October 22 – Christians and Praying for Government Leaders

Isaiah 65-66 1 Timothy 2

“First, I tell you to pray for all people, asking God for what they need and being thankful to him. Pray for rulers and for all who have authority so that we can have quiet and peaceful lives full of worship and respect for God. This is good, and it pleases God our Savior, who wants all people to be saved and to know the truth.” (1 Timothy 2:1-4 NCV)

One of the conditions that allowed Paul the freedom to spread the gospel that he took advantage of is the period of history known as the Pax Romana, or the Peace of Rome. While the Pax Romana had some drawbacks, if you were a subject nation instead of a Roman for instance, travel was fairly safe because the Romans protected the roads and enforced the laws. As Paul urged Timothy to pray for all people, including those in authority, I’m sure that he was grateful for that sense of peace he felt while traveling. Still, I have no doubt that he would have continued his journeys were his safety less certain, knowing that his ultimate goal was to bring people to faith in Jesus Christ. Persecution was still in its early stages at this point, being instituted more at the local level. Paul’s prayers for those in authority included those participating in the persecution. Paul didn’t have to like the ruling authorities to pray for them or to ask others to pray for them; he recognized God’s love for them and willingly prayed for them.

Many years ago, I won’t say how long, I was making snide comments about the president and someone asked me how I could pray for him if I was talking like that about him. I was convicted. I (mostly) stopped speaking negatively about my president and began praying for him, as I’ve prayed for every president since. When we recognize that Paul called for prayer so that we could have quiet and peaceful lives full of worship and respect for God, and we compare that idyllic principle with what we see in the world today, I would make a guess that we haven’t had full participation from Christians in this command to pray for our political leaders. Either we didn’t like the last president, or we don’t like the current president and so we didn’t pray for one or the other. Perhaps we disliked both and prayed for neither. Maye the world would be a better place if Christians spent more time praying for others, especially our political leaders. I’ve often found it easier to pray for people I disagree with. I ask God to change me if I’m wrong, or work on the other person if they are. With our country so terribly divided and divorced from peace, what would happen if God’s people stopped griping about politics and prayed. What if we prayed for the people who think violence is the action to political issues? What if everyone reading this prayed for the president and his cabinet; then prayed for their congressperson and the leadership of both parties in the House and their senators and the leadership of both parties in the Senate? What if we expanded that prayer to governors, state reps, state senators, county leaders, and city leaders? Pray for them to have God’s wisdom and to make godly decisions. You don’t have to agree with them as you pray for them, you just need to agree with God and trust Him.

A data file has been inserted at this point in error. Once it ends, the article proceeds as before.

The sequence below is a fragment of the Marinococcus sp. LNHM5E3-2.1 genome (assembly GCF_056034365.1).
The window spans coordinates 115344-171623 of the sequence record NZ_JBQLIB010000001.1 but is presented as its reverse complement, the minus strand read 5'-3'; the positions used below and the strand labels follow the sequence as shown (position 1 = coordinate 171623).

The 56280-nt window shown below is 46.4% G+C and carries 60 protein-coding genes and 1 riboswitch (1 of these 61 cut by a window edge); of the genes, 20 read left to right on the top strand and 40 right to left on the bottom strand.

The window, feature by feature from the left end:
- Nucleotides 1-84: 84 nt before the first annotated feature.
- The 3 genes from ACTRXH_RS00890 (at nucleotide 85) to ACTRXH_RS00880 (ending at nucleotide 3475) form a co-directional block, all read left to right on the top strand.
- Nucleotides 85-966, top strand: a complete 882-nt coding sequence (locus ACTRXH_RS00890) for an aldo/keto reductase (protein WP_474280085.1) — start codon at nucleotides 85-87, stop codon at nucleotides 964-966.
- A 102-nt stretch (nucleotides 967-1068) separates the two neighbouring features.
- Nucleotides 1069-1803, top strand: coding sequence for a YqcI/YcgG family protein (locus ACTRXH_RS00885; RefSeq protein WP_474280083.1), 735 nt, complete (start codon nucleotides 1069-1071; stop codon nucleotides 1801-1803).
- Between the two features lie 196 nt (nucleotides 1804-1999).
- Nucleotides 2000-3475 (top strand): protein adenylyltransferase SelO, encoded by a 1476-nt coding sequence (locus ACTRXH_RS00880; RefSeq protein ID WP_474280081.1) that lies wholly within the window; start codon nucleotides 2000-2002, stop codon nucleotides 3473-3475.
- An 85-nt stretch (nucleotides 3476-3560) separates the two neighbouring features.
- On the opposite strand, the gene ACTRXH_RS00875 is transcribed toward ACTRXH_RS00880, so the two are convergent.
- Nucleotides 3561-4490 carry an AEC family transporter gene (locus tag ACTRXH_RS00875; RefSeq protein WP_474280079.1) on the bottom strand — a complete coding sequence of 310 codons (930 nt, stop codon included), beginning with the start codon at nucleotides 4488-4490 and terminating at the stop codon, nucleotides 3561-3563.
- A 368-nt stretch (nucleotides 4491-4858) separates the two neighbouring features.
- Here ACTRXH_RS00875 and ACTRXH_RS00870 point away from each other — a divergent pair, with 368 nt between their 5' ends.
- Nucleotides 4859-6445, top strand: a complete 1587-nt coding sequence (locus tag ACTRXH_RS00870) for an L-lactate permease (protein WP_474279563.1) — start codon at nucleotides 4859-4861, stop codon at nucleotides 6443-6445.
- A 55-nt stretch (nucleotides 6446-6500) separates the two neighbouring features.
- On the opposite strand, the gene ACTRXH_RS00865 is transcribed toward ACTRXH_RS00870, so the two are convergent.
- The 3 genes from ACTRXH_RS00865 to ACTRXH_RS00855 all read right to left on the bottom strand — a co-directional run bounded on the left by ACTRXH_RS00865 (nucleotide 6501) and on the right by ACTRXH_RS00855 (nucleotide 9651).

Lord, thank You for Your control in the affairs of mankind. Thank You for the freedom we have in America to share our faith and to live for You. I pray for my president, my senators, my congressman, the leadership in both parties, my governor, state rep, state senator, county judge and commissioner, and mayor and city council members. Help them to know when to speak and when to be silent. Give them wisdom as they govern that we might experience Your peace and see people come to faith in You.

Scripture taken from the New Century Version®. Copyright © 2005 by Thomas Nelson. Used by permission. All rights reserved.

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About rockyfort

I am a retired Middle School Teacher. I share each day what God is teaching me from reading His word hoping that people can benefit from reading what God has taught me.
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